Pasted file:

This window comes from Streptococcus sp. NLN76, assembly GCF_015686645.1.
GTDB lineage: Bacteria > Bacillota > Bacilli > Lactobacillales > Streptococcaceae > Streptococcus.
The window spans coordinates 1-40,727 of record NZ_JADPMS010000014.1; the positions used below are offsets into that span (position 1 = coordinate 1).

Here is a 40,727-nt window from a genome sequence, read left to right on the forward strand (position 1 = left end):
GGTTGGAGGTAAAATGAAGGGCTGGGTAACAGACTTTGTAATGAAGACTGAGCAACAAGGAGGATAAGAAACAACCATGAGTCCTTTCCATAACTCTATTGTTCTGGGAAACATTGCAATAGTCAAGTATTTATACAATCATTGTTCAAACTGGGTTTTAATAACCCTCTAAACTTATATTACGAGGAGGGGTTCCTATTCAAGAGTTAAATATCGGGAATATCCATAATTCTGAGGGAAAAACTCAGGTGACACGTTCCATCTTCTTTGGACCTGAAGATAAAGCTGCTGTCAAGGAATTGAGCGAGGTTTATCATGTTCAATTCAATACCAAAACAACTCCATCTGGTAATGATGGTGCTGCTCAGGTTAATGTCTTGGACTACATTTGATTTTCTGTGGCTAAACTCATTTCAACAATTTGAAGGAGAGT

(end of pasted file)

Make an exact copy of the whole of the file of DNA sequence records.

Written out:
This window comes from Streptococcus sp. NLN76, assembly GCF_015686645.1.
GTDB lineage: Bacteria > Bacillota > Bacilli > Lactobacillales > Streptococcaceae > Streptococcus.
The window spans coordinates 1-40,727 of record NZ_JADPMS010000014.1; the positions used below are offsets into that span (position 1 = coordinate 1).

Here is a 40,727-nt window from a genome sequence, read left to right on the forward strand (position 1 = left end):
GGTTGGAGGTAAAATGAAGGGCTGGGTAACAGACTTTGTAATGAAGACTGAGCAACAAGGAGGATAAGAAACAACCATGAGTCCTTTCCATAACTCTATTGTTCTGGGAAACATTGCAATAGTCAAGTATTTATACAATCATTGTTCAAACTGGGTTTTAATAACCCTCTAAACTTATATTACGAGGAGGGGTTCCTATTCAAGAGTTAAATATCGGGAATATCCATAATTCTGAGGGAAAAACTCAGGTGACACGTTCCATCTTCTTTGGACCTGAAGATAAAGCTGCTGTCAAGGAATTGAGCGAGGTTTATCATGTTCAATTCAATACCAAAACAACTCCATCTGGTAATGATGGTGCTGCTCAGGTTAATGTCTTGGACTACATTTGATTTTCTGTGGCTAAACTCATTTCAACAATTTGAAGGAGAGT